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Sputnik Left its Mark on the Silver Screen


Space veterans and an honor guard laid flowers today at the tomb of Sergey Korolyov, the father of the Soviet space program. It was Russia's way of marking the start of the space race, the launch 50 years ago today of Sputnik -the first artificial satellite in Earth orbit. The legacy of Sputnik quickly spread beyond science and space exploration into popular culture. Within a year, there was a TV series called "Men in Space."

And Bob Mondello says Hollywood was quick up the launch pad as well.

BOB MONDELLO: If Hollywood is a dream factory, in 1957, its science fiction assembly line was churning out nightmares - "Attack of the Crab Monsters," "The Deadly Mantis," "The Amazing Colossal Man," "The Incredible Shrinking Man." Many of the threats in these movies came from atomic mutants, others were from outer space.

(Soundbite of movie "The Monolith Monsters")

Unidentified Man #1: Another strange calling card from the limitless reaches of space. Its substance unknown. Its secrets unexplored. The meteor lies dormant in the night, waiting.

MONDELLO: Invading meteors in "The Monolith Monsters." Then came the Sputnik launch. And a year later, you could still find that kind of sci-fi film - "The Blob," "Attack of the Puppet People." But mixed in with those was now the kind of science fiction in which man wasn't just looking up, he was heading up.

The first of the post-Sputnik space movies was Jules Verne's 1865 fantasy "From the Earth to the Moon" brought to rather silly life with a rocket ship that had Victorian interiors and with a tacked on arms race plot line.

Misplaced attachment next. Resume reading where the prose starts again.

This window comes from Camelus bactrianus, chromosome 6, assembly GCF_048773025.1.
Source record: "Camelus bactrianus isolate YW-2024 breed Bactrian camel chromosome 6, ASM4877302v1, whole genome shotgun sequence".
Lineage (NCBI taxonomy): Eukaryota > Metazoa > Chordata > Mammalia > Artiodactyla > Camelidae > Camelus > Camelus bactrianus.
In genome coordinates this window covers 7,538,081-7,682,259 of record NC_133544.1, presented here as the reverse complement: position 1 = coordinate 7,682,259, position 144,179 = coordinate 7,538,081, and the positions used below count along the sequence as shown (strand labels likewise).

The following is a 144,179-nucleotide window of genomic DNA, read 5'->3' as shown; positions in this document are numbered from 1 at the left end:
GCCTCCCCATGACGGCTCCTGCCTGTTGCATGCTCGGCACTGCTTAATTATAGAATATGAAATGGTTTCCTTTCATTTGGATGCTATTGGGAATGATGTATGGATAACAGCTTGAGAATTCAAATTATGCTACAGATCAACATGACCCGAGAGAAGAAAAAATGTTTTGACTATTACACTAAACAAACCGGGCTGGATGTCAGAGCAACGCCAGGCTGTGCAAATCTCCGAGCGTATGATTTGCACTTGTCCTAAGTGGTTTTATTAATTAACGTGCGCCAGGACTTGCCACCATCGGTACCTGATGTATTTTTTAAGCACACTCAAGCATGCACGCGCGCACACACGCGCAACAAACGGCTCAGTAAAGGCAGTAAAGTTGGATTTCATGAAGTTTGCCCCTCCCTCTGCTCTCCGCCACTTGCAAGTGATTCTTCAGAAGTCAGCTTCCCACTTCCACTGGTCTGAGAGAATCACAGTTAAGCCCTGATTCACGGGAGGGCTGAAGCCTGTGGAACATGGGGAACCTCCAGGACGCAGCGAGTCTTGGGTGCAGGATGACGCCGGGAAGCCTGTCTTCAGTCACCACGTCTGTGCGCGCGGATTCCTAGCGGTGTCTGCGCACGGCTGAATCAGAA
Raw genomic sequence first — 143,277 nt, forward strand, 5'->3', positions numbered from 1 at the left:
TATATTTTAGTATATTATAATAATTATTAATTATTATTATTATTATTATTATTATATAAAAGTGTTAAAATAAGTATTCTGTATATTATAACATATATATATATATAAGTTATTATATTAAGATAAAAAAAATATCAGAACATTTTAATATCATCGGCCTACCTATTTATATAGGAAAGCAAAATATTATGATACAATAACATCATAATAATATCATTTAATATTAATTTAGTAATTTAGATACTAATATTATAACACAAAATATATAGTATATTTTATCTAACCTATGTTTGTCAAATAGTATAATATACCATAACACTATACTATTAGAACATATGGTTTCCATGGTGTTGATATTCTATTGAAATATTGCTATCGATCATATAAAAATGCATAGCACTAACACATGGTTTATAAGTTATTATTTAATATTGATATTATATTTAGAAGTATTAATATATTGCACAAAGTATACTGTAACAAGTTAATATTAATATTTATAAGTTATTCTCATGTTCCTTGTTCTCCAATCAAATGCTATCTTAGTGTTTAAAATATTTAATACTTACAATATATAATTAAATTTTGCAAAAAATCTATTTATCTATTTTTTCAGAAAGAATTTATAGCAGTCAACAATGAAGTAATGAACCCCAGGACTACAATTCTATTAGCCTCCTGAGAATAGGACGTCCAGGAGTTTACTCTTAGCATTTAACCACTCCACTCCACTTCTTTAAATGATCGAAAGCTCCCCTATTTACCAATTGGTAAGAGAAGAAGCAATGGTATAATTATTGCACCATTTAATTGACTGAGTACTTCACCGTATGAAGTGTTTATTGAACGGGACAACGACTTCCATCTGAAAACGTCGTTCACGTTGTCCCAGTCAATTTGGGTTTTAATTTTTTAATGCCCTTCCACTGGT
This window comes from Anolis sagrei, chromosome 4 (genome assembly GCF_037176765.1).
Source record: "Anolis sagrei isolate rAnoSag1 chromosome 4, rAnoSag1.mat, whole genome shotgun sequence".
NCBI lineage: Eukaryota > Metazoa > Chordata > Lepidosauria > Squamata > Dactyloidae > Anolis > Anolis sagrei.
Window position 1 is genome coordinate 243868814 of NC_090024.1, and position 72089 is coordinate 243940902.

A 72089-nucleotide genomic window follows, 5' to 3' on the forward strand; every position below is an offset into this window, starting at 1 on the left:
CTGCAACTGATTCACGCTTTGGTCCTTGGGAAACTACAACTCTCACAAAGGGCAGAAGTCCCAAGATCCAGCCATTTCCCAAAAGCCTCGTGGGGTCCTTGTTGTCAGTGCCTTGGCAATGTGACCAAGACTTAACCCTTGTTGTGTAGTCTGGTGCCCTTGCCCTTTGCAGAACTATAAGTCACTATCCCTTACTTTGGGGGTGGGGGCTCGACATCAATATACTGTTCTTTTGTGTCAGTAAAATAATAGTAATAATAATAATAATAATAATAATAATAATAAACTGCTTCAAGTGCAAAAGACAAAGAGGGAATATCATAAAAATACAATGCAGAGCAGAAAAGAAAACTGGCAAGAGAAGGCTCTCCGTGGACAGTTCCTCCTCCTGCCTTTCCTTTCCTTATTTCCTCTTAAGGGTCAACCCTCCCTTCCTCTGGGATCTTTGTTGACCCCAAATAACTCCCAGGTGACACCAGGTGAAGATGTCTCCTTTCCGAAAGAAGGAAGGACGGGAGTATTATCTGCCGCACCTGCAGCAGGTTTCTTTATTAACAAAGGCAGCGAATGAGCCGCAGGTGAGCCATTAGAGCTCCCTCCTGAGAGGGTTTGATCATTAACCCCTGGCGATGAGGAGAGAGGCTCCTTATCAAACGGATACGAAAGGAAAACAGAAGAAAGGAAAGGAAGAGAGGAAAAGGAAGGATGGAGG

Within 18 months, moviemakers had fully embraced the space age with "Missile to the Moon," the "First Spaceship on Venus," and the "First Man Into Space" in which a jetfighter test pilot defies orders and launches himself into orbit.

(Soundbite of movie "First Man to Space")

Unidentified Man #2: Flight 15, come into your turn immediately.

Unidentified Man #3: All clear. I'm going straight up. First man into space.

Unidentified Man #4: Can science prepare him for what no man has ever experienced before? Will the hypnotic effects of weightlessness or dredonoxia(ph) lure him beyond all human control?

MONDELLO: Dredonoxia, the hypnotic effects of weightlessness? When this guy reenters the atmosphere, an extraterrestrial virus turns him into a bloodthirsty gooey monster, which means Hollywood's just repackaging old ideas in new space suits.

But if you think of all these films as Cold War parables, Tinseltown's way of embodying the creeping menace of communism, then Sputnik had caused a shift. With the Soviet Union nearly dominant in the skies, no one had to look to other galaxies for adventure, as Buck Rogers had done.

Now, there was fresh intrigue in what you might call inner space - the outer edges of the Earth's own atmosphere. Fantasies about sleek, aerodynamic spacecraft could give way to science and a techno look. Sputnik was a sphere, a tiny, new moon. And suddenly, it was everywhere in pop culture. Even in a Bugs Bunny cartoon called "Hare-Way to the Stars."

(Soundbite of movie "Hare-Way to the Stars")

BUGS BUNNY: Yikes, what was that?

MONDELLO: Where Bugs doesn't realize he's been rocketed into space.

(Soundbite of movie "Hare-Way to the Stars")

BUGS BUNNY: Ask a silly question.

MONDELLO: Until a round, beeping ball with spiky antennas whips him into all sorts of Cold War inspired trouble.

The Cold War was still the point as audiences worried about losing the space race. A worry that was receding by the time the Apollo astronauts were circling the moon a decade later. Realism was by then the norm in space procedurals. Robert Altman's "Countdown," Stanley Kubrick's "2001: A Space Odyssey," and the John Sturges drama "Marooned" all looked plausible. And all assumed tensions between the Soviets and the West would follow man into space.

Sputnik's film legacy: A blend of realism and Cold War angst. Wild fantasies brought down to Earth so that they could be sent soaring again.

I'm Bob Mondello. Transcript provided by NPR, Copyright NPR.

Bob Mondello, who jokes that he was a jinx at the beginning of his critical career — hired to write for every small paper that ever folded in Washington, just as it was about to collapse — saw that jinx broken in 1984 when he came to NPR.